Penn Library Exhibitions

John W. Mauchly and the Development of the ENIAC Computer

The ENIAC

The ENIAC was a large-scale, general purpose digital electronic computer. Built out of some 17,468 electronic vacuum tubes, ENIAC was in its time the largest single electronic apparatus in the world. There were two fundamental technical innovations in the ENIAC. The first had to do with combining very diverse technical components and design ideas into a single system that could perform 5,000 additions and 300 multiplications per second. Although slow by today's standards--current microprocessors perform 100 million additions per second--this was two to three orders of magnitude (100 to 1,000 times) faster than existing mechanical computers or calculators. The sheer speed of the machine and its limited, but sufficiently versatile, programming mechanisms allowed the ENIAC to demonstrate that electronic computing could be applied to some of the nation's most pressing problems, such as the development of the hydrogen bomb. The significance of electronic computing to national security was an important factor in the birth of the modern computing industry.



The initiating and cycling units of ENIAC, 1946. The picture on the oscilloscope shows one of the fundamental electrical signals transmitted to all units of the machine. The bulk of the neons above the scope correspond to the twenty different parts of an addition. Each of the parts represent 1/100,000 of a second. (click to expand to 165k)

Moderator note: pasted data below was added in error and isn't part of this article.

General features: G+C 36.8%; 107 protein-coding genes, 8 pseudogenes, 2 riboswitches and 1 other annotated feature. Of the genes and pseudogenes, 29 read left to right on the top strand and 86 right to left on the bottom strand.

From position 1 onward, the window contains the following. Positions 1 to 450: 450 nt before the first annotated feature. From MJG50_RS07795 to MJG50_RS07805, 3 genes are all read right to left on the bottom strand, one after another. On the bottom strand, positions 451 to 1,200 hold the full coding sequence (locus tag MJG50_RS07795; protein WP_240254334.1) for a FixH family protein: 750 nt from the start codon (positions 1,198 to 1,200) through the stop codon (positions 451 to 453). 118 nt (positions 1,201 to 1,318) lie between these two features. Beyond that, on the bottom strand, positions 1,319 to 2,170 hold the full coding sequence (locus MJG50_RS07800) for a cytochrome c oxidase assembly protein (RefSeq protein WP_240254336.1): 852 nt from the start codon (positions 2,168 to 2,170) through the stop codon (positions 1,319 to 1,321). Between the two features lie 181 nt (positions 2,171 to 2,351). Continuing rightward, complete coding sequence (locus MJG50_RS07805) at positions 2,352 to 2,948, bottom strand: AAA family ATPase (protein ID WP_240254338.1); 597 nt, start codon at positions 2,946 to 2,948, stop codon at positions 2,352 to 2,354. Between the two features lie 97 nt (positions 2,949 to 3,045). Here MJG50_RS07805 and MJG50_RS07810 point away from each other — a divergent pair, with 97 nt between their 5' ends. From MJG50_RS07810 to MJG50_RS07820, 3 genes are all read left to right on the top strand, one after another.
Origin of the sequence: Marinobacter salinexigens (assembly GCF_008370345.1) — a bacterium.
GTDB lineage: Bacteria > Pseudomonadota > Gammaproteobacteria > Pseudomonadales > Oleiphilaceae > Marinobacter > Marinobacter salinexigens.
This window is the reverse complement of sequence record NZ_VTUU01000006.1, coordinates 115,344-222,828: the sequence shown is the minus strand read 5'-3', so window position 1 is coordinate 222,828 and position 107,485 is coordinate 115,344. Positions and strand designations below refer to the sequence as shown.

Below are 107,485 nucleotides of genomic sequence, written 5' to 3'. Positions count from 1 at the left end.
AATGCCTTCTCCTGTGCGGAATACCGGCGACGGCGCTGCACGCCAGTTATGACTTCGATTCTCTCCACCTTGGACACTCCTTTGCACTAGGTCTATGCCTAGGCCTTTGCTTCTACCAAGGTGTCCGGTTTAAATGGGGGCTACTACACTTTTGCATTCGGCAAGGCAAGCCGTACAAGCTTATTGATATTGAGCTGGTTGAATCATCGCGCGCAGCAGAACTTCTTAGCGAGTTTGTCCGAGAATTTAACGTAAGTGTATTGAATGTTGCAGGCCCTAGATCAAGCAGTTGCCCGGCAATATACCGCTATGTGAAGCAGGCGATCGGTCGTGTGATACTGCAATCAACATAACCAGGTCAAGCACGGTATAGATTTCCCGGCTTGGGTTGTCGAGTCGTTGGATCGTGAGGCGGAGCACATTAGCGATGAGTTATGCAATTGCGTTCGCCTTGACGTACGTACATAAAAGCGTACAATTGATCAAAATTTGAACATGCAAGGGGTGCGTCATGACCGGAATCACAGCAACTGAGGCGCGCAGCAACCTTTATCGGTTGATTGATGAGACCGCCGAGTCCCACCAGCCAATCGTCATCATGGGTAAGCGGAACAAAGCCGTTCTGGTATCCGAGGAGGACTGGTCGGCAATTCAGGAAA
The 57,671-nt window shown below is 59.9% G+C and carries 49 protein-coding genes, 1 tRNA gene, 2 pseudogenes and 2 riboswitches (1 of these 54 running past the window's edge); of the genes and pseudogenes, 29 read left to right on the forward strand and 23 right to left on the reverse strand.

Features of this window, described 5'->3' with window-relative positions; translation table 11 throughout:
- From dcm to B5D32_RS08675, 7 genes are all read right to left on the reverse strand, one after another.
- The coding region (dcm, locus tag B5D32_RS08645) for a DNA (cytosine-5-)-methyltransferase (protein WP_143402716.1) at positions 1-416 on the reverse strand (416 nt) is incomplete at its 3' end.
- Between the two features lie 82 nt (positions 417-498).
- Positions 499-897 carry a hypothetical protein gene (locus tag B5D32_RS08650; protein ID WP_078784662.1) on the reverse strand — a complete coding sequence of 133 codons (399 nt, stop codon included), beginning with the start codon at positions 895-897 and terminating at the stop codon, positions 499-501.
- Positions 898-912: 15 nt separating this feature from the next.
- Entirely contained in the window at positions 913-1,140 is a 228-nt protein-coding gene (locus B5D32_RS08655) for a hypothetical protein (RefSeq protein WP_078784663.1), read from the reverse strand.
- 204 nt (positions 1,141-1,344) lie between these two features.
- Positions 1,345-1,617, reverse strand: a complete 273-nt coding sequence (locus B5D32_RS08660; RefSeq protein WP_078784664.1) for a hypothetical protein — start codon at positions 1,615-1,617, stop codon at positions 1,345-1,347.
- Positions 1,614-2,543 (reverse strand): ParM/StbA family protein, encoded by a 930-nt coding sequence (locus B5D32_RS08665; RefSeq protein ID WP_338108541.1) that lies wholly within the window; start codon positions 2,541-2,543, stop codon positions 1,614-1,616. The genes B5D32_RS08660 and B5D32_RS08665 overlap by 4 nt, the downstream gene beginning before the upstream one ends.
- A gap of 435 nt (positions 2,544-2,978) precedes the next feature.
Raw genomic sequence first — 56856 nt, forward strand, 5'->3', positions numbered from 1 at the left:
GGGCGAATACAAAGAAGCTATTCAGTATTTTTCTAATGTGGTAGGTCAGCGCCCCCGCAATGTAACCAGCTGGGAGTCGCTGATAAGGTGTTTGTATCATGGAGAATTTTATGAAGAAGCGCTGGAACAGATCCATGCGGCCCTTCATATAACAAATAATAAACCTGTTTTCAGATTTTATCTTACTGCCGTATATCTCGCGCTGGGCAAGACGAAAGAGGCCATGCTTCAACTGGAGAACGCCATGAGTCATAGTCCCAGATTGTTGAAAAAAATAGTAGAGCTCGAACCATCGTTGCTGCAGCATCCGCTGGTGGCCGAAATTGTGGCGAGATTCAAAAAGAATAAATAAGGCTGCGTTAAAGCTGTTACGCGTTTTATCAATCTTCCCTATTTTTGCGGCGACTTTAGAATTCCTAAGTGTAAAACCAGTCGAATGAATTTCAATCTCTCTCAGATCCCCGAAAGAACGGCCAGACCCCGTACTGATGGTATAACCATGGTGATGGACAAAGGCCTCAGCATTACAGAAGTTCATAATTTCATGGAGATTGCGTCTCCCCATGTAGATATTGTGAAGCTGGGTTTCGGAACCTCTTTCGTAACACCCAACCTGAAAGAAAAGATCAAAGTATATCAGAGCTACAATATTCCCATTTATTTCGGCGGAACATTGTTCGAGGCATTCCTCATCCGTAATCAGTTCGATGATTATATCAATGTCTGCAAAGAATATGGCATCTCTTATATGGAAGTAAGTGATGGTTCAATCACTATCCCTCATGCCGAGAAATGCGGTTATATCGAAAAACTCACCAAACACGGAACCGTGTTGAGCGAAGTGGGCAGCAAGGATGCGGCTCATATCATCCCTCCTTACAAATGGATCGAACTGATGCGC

Article on ENIAC, "Answers by Eny," Newsweek, 18 February 1946. (click to expand to 303k)
The second, and equally impressive, technical achievement was the machine's reliability. Many others working on large-scale precision machinery, such as electronic fire control systems and differential analyzers, considered the possibility of electronic computation before either Mauchly or Atanasoff. These scientists, however, rejected digital electronic computing, because they felt that a system large enough to do useful computations would require too many vacuum tubes to provide reliable operation. As the main project engineer for the ENIAC, J. Presper Eckert proved to be an outstanding engineer who overcame the most difficult technical challenges in building the ENIAC. The rigorous vacuum tube reliability studies that he oversaw and the cautious reliability design methods adopted by the entire ENIAC project team made it possible to operate the ENIAC, with all of its vacuum tubes, within a comfortable margin of reliability.

The ENIAC was officially unveiled to the public on Valentine's Day, 14 February 1946. Press releases from the War Department and articles that appeared in popular magazines, such as Newsweek, attest to the widespread attention that ENIAC received upon its public dedication.

* Some pertinent web resources:

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